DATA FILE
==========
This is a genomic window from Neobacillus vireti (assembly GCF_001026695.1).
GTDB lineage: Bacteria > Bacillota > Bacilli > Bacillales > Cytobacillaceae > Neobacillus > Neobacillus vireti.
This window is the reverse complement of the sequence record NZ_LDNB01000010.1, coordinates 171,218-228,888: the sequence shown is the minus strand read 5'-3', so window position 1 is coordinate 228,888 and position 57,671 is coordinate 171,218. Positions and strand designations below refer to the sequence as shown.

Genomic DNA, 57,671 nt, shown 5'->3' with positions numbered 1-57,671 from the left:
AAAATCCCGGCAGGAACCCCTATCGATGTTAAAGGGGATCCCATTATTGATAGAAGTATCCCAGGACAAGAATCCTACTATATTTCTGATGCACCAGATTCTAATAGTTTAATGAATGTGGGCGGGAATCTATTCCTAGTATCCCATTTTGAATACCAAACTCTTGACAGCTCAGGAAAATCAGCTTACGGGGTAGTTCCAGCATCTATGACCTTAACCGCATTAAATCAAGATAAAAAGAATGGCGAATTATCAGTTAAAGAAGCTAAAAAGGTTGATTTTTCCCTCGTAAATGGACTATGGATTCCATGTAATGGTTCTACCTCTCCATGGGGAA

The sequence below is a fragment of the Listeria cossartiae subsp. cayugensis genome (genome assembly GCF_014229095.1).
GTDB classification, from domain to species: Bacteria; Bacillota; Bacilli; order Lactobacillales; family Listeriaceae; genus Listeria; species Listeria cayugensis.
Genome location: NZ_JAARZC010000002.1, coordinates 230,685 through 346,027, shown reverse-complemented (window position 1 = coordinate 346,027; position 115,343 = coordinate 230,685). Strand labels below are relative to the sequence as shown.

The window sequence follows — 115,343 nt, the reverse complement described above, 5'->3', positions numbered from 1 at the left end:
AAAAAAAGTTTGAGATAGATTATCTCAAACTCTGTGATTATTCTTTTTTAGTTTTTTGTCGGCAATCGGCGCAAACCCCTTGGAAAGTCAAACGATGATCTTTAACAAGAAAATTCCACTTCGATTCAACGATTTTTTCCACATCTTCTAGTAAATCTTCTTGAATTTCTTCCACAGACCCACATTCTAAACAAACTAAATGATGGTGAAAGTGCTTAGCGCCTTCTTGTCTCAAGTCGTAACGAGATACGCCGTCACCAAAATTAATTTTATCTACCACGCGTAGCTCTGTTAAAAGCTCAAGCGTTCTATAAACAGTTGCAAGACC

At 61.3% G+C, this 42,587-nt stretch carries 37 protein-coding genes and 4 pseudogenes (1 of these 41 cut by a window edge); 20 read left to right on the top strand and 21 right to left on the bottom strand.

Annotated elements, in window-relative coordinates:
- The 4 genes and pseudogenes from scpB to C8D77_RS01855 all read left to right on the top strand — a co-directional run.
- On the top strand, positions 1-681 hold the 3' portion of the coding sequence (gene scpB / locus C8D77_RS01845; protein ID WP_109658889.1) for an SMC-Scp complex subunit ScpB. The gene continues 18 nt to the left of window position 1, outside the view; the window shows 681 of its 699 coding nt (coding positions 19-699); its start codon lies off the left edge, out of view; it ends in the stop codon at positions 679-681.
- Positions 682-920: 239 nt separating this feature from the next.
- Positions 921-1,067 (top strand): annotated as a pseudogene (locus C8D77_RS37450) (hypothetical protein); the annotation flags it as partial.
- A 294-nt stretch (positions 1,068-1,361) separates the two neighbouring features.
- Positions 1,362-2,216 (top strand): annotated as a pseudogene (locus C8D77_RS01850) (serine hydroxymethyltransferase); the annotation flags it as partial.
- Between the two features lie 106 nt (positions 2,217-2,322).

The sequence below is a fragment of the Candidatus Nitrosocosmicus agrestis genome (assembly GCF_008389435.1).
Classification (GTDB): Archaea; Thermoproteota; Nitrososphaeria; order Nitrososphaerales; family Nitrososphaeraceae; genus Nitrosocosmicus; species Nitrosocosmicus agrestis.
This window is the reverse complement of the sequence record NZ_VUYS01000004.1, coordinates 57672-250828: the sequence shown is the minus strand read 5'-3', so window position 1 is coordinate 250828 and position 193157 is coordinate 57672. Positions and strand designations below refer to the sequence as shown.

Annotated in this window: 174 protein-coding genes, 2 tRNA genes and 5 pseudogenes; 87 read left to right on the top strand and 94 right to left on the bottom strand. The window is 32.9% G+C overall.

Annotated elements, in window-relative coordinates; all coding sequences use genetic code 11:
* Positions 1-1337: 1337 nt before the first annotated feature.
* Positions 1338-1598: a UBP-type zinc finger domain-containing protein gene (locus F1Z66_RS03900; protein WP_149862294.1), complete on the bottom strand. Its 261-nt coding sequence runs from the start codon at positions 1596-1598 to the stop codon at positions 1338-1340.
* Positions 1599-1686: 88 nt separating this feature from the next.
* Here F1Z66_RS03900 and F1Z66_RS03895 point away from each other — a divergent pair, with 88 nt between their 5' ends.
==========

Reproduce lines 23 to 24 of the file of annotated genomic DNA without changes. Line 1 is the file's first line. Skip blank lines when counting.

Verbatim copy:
Annotated in this window: 174 protein-coding genes, 2 tRNA genes and 5 pseudogenes; 87 read left to right on the top strand and 94 right to left on the bottom strand. The window is 32.9% G+C overall.

Annotated elements, in window-relative coordinates; all coding sequences use genetic code 11: